Find out more at www.hannapuskarz.com
The collection was part of my graduate work (2015),and explores to what extent does our true individual reality creep through the rigid social structure, expectation and cultural norms? This concept is a culmination of an exploration of the struggle between individuality and conformity, breaking down the illusion of a single identity and embracing the multi-facetted being.
I think this would work hand in hand with the issue of diversity and address what essentially is a complex and highly theoretical issue in a visual manner.
#Nomadic Community gardens is part of the of the #Wonderworld series of paintings are created through a collaboration between the artist and the public. The location is always changing making it site specific.This allows a diverse group of different communities the opportunity to participate and gain an insight into the artist process. The title relates to the site and/or community where each painting was created.
“I use distinctive symbols in my paintings repetitively and obsessively. These are made up of 10 individual fragments inspired by the bright and bold patterns of African traditional dress and symbols of the written word from around the world. These fragments represent the elements of the ‘other’, and help the viewer understand that they have now crossed over into a different reality called ‘WonderWorld’
‘WonderWorld’ is a world that I have created to exist as a safe environment for all to escape and just be, whilst enjoying and exploring the beauty around us.” External creatve practioner.
Find out more at: www.ange-mukeza.co.uk
Acclaimed Italian artist Riccardo Girardi generously offered to voluntarily redesign a piano which will be sold at auction with all profits going towards Pianist With Borders and Art 4 Change awareness tour to support over 300 orphans in the Ugandan village of Kirowooza in Rakai district (near Masaka District/town).
Riccardo’s philosophy comes from a wide range of experiences that lead him to take difficult decisions in life. Women are a recurring theme, for the majority of people women are an enigma. To Riccardo, they are like an open book. He understands them immediately not without great emotional conflicts, though. His work often deals with social and political themes. He believes in art as a weapon to influence society.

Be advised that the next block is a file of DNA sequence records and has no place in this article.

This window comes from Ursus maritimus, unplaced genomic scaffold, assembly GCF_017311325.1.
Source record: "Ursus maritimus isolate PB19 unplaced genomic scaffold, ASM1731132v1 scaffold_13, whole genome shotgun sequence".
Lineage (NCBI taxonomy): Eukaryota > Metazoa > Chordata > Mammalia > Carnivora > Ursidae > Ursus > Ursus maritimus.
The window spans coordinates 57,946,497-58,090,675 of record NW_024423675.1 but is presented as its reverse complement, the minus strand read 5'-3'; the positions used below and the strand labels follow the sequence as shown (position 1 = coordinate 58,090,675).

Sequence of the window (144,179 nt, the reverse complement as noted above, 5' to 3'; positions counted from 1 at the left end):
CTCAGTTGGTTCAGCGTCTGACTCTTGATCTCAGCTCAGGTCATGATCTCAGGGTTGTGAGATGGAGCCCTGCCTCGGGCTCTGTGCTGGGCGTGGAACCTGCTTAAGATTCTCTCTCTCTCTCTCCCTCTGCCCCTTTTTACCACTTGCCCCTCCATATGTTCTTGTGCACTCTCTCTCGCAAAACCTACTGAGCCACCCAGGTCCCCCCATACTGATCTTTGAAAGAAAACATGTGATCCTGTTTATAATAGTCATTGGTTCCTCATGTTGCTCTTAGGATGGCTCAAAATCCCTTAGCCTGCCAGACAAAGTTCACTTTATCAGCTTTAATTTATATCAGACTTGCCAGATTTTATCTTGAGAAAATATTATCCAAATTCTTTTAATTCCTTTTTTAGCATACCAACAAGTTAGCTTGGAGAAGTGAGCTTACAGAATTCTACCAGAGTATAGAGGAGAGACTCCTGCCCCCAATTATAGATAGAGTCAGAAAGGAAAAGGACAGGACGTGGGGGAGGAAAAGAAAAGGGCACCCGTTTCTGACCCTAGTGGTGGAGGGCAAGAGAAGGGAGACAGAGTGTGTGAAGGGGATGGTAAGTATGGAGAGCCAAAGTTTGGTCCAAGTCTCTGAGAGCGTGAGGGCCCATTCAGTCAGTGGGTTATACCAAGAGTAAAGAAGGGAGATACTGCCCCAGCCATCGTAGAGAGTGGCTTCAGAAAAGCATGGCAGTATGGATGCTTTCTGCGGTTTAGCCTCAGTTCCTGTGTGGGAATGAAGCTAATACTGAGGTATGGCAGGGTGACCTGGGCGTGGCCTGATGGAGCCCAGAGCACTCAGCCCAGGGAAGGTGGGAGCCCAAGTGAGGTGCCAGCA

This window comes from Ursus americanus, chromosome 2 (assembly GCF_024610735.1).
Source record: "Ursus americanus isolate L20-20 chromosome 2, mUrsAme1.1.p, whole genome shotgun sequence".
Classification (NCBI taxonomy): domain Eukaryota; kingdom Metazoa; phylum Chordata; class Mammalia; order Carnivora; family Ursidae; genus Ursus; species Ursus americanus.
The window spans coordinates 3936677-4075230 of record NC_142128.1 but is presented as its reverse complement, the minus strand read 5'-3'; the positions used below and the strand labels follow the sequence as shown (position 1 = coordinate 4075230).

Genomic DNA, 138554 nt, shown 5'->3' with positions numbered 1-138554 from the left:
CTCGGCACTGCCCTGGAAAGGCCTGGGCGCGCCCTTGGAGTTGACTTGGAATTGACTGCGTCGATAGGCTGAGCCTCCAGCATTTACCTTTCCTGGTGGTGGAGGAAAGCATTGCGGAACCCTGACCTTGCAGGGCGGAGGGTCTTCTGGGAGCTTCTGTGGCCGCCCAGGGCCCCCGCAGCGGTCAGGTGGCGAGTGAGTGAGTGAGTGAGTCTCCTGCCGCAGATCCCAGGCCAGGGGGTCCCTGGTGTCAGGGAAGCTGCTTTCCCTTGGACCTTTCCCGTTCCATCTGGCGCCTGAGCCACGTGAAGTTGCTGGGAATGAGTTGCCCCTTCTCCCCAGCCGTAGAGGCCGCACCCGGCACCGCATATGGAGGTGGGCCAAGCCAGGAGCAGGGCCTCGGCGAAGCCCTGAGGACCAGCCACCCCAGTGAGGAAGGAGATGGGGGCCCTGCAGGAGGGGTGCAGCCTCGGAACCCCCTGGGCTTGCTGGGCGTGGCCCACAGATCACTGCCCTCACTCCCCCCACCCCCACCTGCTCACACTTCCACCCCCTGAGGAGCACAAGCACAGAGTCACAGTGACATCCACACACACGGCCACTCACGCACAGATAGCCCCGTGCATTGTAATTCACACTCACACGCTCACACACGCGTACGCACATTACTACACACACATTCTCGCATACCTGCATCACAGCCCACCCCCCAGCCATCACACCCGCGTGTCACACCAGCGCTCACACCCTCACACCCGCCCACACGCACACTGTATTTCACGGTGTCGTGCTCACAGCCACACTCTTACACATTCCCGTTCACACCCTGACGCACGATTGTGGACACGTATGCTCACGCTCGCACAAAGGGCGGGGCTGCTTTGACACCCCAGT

Precision using ballpoint pen and pencil are the simple tools required by Riccardo to create masterpieces of art.
Find out more at: www.ledame.co.uk/riccardo-girardi
“My work explores art diversity, music, drawing techniques, chemistry and love. It’s a melting pot with Japanese and African influences. Before moving to London I had never had to question diversity. Now it’s all around me.” – External creative practitioner, interior designer at Foster + Partners
“I am addressing the issue concerning the ritualistic violence that people with albinism suffer in several parts of East Africa and the verbal violence suffered within West Africa and other parts of the world.
I grew interest in this when it was exposed and emerged in international news over 3 years ago. I continued to develop my ideas mentally, and only physically started making paintings about it recently. My paintings began to accentuate the sadistic acts and murders taking place by flaunting their beauty whiles drawing attention to the fleeting media attention that these stories receive.
As I continue to respond to this issue I find myself very interested in the subject of colour. I want to create a moment where the audience steps closer to enjoy and appreciate colour. It’s the journey to find skin tones that I get excited about. As a painter, I would like to create a moment to appreciate colour and to point out the discrimination they face within our own race and the global community.” – BA Painting at Wimbledon College of Arts
Alexi is a Chilean-born artist living in Brazil. His interest in art started as a child using graphite pencil and colouring pencils to create his works. He was inspired by artists like Gustave Courbet and Edouard Manet (French artists), which had a great influence on his art. A couple of his favourite techniques are airbrushing on acrylic material and using oil paints. – External creative practitioner
Dorcas Magbadelo & Kai Lutterodt
Kai Lutterodt, founder of Diversity Matters commissioned Dorcas Magbadelo to design illustrations inspired by her “Diversity Matters: Let’s Talk About Race” short film of interviews which was previewed during Diversity Matters Awareness Week 2016. Dorcas Magbadelo is a British-Nigerian creative and founder of Dorcas Creatives; creating thoughtful illustrations based on women of colour.
The images exhibited are characterised loosely on some of the students and staff who shared their views on what diversity means to them, and how it is reflected in the learning environment.